Correct-by-construction multi-threaded program generation is therefore our methodology of choice. For this, we need a formal specification language with well defined semantics and proper characterizations as to when it is safe to generate guaranteed deterministic code. We have chosen Polychronous or multi-rate specification language borrowing from the French synchronous programming languages. Synchronous languages have so far proven useful for generating sequential (single-threaded) code for safety-critical applications. A particular characterization of polychronous specifications called the ‘endochrony’ is a sufficient condition for correct sequential code generation.  Therefore, one could generate multiple sequential threads separately from ‘endochronous’ specification fragments, and compose them by generating the synchronization glue code. Unfortunately, ‘endochrony’ is not compositional, and therefore, the synchronization code generation becomes non-trivial. We show that a particular generalization of ‘endochrony’ called the ‘weak endochrony’ is sufficient for directly generating multi-threaded code from such specifications. Moreover, ‘weak endochrony’ is compositional and hence provides us with a modular code generation technique from polychronous specification.

In this talk, first, we elaborate on multi-rate specification formalism Polychrony. Then we explain the difficulties of deterministic and semantics preserving code generation from such specifications.  Then we discuss endochrony, inadequacy of which leads to the weak endochrony concept, and how this provides a sufficient condition for safe multi-threaded code generation. Finally, we discuss future directions in our work on deterministic multi-threaded code generation for safety-critical applications.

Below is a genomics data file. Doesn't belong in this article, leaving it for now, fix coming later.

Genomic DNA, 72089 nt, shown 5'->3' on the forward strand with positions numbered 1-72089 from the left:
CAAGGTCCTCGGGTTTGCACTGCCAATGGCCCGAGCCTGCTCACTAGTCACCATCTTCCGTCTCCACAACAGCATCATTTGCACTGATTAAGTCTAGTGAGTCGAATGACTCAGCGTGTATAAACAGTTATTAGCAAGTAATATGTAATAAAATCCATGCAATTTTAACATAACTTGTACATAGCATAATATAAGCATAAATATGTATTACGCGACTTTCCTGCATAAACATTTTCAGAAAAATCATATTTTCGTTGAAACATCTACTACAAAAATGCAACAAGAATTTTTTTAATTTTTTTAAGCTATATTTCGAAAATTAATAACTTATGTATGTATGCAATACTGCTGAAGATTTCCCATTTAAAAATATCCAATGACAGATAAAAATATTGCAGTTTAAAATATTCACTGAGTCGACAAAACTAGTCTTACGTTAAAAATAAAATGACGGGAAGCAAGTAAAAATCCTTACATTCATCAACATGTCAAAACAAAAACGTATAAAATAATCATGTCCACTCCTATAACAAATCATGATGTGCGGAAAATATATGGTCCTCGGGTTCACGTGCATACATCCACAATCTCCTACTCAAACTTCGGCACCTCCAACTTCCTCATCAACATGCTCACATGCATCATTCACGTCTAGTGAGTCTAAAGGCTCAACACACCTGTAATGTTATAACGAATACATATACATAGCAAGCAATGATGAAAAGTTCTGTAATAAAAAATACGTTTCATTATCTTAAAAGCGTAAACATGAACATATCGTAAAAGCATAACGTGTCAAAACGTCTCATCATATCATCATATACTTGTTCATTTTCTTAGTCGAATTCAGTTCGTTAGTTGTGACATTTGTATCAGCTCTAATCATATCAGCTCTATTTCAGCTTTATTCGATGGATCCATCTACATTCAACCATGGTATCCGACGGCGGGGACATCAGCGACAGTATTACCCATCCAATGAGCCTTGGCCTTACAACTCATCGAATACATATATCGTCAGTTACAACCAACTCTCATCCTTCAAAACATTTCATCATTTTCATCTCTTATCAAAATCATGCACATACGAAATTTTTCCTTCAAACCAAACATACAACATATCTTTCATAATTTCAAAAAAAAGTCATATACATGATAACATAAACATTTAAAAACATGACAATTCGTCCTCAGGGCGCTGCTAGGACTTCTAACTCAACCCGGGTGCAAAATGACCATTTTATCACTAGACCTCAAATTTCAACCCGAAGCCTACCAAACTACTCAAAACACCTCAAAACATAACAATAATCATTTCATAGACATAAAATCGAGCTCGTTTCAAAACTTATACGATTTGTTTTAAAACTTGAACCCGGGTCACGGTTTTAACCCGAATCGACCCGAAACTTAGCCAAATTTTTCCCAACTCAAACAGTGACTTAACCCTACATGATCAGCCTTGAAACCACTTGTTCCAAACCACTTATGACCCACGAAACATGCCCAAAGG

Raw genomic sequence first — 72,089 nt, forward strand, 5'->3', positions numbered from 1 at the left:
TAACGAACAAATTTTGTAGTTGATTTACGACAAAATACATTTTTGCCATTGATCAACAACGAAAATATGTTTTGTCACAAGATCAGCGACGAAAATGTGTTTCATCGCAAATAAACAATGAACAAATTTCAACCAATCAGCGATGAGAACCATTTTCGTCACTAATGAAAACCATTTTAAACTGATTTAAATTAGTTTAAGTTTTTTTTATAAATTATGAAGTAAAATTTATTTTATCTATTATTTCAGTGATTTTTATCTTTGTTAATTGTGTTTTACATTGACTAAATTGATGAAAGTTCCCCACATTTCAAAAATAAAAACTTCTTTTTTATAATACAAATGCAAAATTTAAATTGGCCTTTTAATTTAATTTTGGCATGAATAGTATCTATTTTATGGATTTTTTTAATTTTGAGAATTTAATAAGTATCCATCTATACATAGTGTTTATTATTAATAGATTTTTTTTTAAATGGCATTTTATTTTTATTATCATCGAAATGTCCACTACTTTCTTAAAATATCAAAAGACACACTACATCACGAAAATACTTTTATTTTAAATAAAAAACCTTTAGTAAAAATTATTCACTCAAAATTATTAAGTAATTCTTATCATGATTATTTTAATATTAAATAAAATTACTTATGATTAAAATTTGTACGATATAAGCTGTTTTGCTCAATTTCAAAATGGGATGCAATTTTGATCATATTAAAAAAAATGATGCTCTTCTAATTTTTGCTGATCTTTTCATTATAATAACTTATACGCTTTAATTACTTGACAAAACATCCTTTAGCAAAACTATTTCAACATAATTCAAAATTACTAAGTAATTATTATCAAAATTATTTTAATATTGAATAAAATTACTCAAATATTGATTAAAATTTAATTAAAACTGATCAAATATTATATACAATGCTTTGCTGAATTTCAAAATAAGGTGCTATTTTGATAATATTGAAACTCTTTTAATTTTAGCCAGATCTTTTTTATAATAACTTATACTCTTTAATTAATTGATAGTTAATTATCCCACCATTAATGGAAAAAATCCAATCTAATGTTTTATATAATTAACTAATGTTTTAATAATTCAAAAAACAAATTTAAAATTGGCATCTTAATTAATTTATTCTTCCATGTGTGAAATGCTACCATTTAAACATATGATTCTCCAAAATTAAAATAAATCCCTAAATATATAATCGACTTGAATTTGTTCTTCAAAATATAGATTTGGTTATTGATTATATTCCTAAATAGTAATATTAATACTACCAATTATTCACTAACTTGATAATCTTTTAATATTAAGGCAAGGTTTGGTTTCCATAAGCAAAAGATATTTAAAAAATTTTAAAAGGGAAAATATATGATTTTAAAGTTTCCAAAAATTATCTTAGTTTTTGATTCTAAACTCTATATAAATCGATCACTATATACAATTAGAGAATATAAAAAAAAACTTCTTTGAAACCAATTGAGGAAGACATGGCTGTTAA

Communication   and   agreement   abstractions for   fault-tolerant distributed systems

Michel Raynal

Professor of Computer Science


IRISA, Campus de Beaulieu
Université de Rennes1





Michel Raynal is a professor of computer science at the University of Rennes, France.  His main research interests are the basic principles of distributed computing systems. Michel Raynal is the author of numerous papers on distributed algorithms and a world leading researcher in the domain of distributed computing. He has chaired the program committee of the major conferences on the topic, such as the IEEE Int'l Conference on Distributed Computing Systems (ICDCS), the Symposium on Distributed Computing (DISC), the Int’l Colloquium on Structural Information and Communication Complexity (SIROCCO), and   the Int’l Conference on Principles of Distributed   Systems (OPODIS). He has  also  served  on  the  program  committees  of  many international   conferences,  and is    the  recipient  of  several  "Best Paper''   awards.  Michel Raynal has been invited by many universities all over the world to give lectures on distributed computing.



Understanding distributed computing is not an easy task. This is due to the many facets of uncertainty one has to cope with and master in order to produce correct distributed software. Considering the uncertainty created by asynchrony and process crash failures in the context of message-passing systems, the talk will focus on the main abstractions that one has to understand and master in order to be able to produce software   with guaranteed properties. These fundamental abstractions are communication abstractions that allow the processes to communicate consistently (namely the register abstraction and the reliable broadcast abstraction), and the consensus agreement abstractions that allows them to cooperate despite failures.  As they give a precise meaning to the words "communicate" and "agree" despite asynchrony and failures, these abstractions allow distributed programs to be designed with properties that can be stated and proved.